More than 55 days after he was hospitalized for burns to 50 percent of his body, Kevin O’Toole took his first steps into the sunlight Friday afternoon.
Boarding the same apparatus he rode on to the call that nearly took his life, the 21-year-old Bladensburg volunteer firefighter rode Fire Engine 809 back to the company station to ceremoniously “close the call” now that he has been released from hospital care.
“It feels good to be back,” he said to his fellow firefighters, who were helping him into the front seat of the engine.
O’Toole, of Bethpage, N.Y., was severely burned Feb. 24 while battling a house fire started by arson on 57th Avenue in Riverdale that remains under investigation. Six other firefighters sustained injures, but none were as bad as O’Toole’s, said Mark Brady, chief spokesman for the Prince George’s County Fire/EMS Department.
O’Toole was transported that night to the burn unit at MedStar Washington Hospital Center and had been undergoing rehabilitation and 10 skin grafting surgeries to his arms legs, knees, hands, stomach, sides and shoulder ever since.
“When they rolled me in here that night, I made a commitment that this wasn’t going to take me. I was going to fight my way through this and get back to who I was,” O’Toole said. “It’s a great accomplishment from being so badly injured to walking out of here in two months. It’s a great privilege to walk out and see everybody.”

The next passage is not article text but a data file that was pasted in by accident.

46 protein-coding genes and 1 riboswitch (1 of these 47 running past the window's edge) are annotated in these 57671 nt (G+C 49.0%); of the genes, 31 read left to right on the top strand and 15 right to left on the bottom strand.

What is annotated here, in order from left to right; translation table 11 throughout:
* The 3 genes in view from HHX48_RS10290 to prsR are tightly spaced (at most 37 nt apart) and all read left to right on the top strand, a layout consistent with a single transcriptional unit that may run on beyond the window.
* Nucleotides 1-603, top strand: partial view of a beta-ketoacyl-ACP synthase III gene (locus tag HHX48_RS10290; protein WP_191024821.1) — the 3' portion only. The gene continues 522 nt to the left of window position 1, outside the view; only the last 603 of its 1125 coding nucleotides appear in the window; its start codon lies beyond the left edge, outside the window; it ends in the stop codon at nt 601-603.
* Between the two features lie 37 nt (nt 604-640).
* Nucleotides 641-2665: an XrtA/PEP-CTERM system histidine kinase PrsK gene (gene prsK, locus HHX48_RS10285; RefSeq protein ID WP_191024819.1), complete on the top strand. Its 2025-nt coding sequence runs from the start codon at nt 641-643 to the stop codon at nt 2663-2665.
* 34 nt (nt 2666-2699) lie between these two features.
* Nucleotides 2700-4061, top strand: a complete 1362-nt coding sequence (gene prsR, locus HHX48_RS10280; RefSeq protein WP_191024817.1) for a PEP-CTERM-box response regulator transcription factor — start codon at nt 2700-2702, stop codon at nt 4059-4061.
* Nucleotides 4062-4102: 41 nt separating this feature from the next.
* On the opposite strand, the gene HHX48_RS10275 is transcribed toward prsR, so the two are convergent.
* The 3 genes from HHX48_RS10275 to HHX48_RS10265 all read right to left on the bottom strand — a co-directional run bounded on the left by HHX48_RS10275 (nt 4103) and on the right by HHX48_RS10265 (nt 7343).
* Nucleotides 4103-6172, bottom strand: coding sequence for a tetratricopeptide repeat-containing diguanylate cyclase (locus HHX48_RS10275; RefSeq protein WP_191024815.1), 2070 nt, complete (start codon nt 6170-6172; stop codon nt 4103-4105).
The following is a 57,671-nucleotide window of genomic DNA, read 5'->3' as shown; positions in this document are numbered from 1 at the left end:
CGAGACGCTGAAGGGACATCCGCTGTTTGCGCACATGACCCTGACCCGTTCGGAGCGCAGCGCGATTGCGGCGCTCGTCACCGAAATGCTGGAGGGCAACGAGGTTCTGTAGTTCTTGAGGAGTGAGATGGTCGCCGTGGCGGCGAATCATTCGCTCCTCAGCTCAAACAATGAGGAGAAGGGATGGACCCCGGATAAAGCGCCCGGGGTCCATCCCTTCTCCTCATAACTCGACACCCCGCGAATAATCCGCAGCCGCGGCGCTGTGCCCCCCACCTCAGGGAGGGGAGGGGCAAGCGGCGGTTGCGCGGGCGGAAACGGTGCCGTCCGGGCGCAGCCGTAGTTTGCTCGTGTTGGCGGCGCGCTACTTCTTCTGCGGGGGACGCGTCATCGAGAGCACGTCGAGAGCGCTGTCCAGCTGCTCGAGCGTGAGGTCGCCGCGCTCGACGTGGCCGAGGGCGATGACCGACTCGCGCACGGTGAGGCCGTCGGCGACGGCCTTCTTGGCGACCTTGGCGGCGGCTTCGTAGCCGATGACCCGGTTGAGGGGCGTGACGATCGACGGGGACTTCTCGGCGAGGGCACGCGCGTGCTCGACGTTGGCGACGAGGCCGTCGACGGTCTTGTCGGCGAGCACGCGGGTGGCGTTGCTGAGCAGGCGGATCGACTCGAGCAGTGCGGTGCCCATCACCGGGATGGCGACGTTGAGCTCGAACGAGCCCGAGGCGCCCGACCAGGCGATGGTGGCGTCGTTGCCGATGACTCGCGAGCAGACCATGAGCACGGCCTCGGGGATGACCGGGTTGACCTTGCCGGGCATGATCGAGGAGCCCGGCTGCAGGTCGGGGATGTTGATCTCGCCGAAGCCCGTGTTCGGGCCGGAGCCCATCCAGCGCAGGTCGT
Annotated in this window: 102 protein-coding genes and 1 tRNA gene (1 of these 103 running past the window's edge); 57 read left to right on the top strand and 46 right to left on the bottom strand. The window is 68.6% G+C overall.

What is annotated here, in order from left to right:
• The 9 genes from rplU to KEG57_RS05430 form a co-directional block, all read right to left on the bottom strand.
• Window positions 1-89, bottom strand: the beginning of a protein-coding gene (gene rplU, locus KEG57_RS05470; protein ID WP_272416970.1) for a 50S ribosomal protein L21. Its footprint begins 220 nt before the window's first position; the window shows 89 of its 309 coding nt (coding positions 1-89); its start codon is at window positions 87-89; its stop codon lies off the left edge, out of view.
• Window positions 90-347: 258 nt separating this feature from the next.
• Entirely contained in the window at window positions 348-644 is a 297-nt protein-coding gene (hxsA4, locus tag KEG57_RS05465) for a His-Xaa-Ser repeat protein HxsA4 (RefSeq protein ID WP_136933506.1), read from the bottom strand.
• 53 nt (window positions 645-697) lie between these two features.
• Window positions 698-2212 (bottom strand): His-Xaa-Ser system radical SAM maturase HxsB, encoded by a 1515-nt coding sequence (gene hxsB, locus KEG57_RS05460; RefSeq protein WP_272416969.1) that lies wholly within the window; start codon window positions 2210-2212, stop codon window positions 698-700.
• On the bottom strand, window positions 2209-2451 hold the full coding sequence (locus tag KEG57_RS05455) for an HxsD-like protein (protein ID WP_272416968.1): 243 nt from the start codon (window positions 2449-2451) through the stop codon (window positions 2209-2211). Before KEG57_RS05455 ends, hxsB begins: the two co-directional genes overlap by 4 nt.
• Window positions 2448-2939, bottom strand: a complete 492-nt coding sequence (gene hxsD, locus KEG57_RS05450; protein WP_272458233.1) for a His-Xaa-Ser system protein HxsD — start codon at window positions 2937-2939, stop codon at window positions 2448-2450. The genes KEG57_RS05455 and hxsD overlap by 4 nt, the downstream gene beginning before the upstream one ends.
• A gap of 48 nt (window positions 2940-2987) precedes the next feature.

About 15 firefighters, including Bladensburg Fire Chief Randy Kuenzil, were waiting for O’Toole outside of the hospital during his release Friday. Upon exiting the doors, the firefighters applauded him and greeted him for his first time outside since he was admitted.
“It feels great to see him back. He’s been one of my best friends for a long time,” said Bladensburg VFD Capt. Kyle Schultz, who said he knew O’Toole prior to O’Toole joining the Bladensburg company three years ago.
Kuenzil said it was the unwavering support from the region and country through donations, letters and company patches that led to O’Toole’s successful recovery.
“I got 38 years in the fire service, and I’ve never seen anybody in my entire life or career that has had the stamina to drive forward and put this all behind him and smile every day that I’ve talked to him, and just say that tomorrow is a new day and we’re going forward to tomorrow,” Kuenzil said. “The drive that he has is unparalleled by any means and definitely is an example of a true hero.”
O’Toole’s parents, who were at the hospital during his reunion with the fire company, declined to comment.
O’Toole said he will now go home to his parents in Bethpage where he will continue to recover at a local facility for burn patients and “take it from there.”
He said he has every intention to come back to the Bladensburg company and continue serving as a volunteer firefighter, but has to first see how well his body can recover.
The fire that was caused by arson is still under investigation.
Brady said the fire department is still offering up to $1,000 for anyone providing information that leads to the arrest and conviction of the individual or individuals responsible.
He said apart from the ongoing fire investigation, a safety investigation report detailing what occurred from when the call came in to after the incident is being compiled and will be presented to Kuenzil before being released to the public.